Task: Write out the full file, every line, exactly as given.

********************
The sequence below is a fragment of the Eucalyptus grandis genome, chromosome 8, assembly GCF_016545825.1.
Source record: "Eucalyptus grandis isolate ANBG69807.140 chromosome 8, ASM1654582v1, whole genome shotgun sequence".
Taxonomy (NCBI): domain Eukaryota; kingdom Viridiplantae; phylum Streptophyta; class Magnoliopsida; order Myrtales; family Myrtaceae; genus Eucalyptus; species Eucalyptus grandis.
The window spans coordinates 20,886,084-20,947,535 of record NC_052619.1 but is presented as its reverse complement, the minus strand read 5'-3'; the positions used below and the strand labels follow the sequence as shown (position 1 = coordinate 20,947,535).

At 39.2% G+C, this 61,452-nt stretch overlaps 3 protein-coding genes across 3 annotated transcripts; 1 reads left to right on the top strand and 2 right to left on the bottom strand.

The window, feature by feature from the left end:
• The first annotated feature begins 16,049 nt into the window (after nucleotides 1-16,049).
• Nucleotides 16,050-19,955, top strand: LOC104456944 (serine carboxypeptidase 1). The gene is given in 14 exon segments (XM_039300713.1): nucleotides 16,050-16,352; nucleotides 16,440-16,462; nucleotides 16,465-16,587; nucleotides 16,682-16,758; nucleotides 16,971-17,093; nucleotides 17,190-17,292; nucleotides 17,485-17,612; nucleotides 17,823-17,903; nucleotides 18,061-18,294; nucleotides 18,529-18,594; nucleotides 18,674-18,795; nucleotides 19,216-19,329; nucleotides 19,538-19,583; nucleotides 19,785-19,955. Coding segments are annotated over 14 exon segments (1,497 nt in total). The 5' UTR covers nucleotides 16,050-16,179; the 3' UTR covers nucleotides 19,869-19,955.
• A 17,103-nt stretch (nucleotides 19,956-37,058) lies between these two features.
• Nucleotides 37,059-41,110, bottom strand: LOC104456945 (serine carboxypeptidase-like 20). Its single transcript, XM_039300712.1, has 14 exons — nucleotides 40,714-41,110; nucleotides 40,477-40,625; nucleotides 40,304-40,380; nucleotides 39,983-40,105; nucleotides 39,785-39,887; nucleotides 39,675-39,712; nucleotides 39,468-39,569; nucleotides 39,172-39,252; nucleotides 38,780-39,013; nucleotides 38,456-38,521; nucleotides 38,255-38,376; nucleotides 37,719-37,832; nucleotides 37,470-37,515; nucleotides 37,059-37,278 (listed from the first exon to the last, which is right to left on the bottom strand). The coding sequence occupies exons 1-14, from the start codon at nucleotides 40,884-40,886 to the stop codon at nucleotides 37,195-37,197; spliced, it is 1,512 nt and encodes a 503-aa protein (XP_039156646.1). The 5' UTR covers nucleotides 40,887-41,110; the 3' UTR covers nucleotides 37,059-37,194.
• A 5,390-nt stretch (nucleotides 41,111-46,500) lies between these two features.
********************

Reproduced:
The sequence below is a fragment of the Eucalyptus grandis genome, chromosome 8, assembly GCF_016545825.1.
Source record: "Eucalyptus grandis isolate ANBG69807.140 chromosome 8, ASM1654582v1, whole genome shotgun sequence".
Taxonomy (NCBI): domain Eukaryota; kingdom Viridiplantae; phylum Streptophyta; class Magnoliopsida; order Myrtales; family Myrtaceae; genus Eucalyptus; species Eucalyptus grandis.
The window spans coordinates 20,886,084-20,947,535 of record NC_052619.1 but is presented as its reverse complement, the minus strand read 5'-3'; the positions used below and the strand labels follow the sequence as shown (position 1 = coordinate 20,947,535).

At 39.2% G+C, this 61,452-nt stretch overlaps 3 protein-coding genes across 3 annotated transcripts; 1 reads left to right on the top strand and 2 right to left on the bottom strand.

The window, feature by feature from the left end:
• The first annotated feature begins 16,049 nt into the window (after nucleotides 1-16,049).
• Nucleotides 16,050-19,955, top strand: LOC104456944 (serine carboxypeptidase 1). The gene is given in 14 exon segments (XM_039300713.1): nucleotides 16,050-16,352; nucleotides 16,440-16,462; nucleotides 16,465-16,587; nucleotides 16,682-16,758; nucleotides 16,971-17,093; nucleotides 17,190-17,292; nucleotides 17,485-17,612; nucleotides 17,823-17,903; nucleotides 18,061-18,294; nucleotides 18,529-18,594; nucleotides 18,674-18,795; nucleotides 19,216-19,329; nucleotides 19,538-19,583; nucleotides 19,785-19,955. Coding segments are annotated over 14 exon segments (1,497 nt in total). The 5' UTR covers nucleotides 16,050-16,179; the 3' UTR covers nucleotides 19,869-19,955.
• A 17,103-nt stretch (nucleotides 19,956-37,058) lies between these two features.
• Nucleotides 37,059-41,110, bottom strand: LOC104456945 (serine carboxypeptidase-like 20). Its single transcript, XM_039300712.1, has 14 exons — nucleotides 40,714-41,110; nucleotides 40,477-40,625; nucleotides 40,304-40,380; nucleotides 39,983-40,105; nucleotides 39,785-39,887; nucleotides 39,675-39,712; nucleotides 39,468-39,569; nucleotides 39,172-39,252; nucleotides 38,780-39,013; nucleotides 38,456-38,521; nucleotides 38,255-38,376; nucleotides 37,719-37,832; nucleotides 37,470-37,515; nucleotides 37,059-37,278 (listed from the first exon to the last, which is right to left on the bottom strand). The coding sequence occupies exons 1-14, from the start codon at nucleotides 40,884-40,886 to the stop codon at nucleotides 37,195-37,197; spliced, it is 1,512 nt and encodes a 503-aa protein (XP_039156646.1). The 5' UTR covers nucleotides 40,887-41,110; the 3' UTR covers nucleotides 37,059-37,194.
• A 5,390-nt stretch (nucleotides 41,111-46,500) lies between these two features.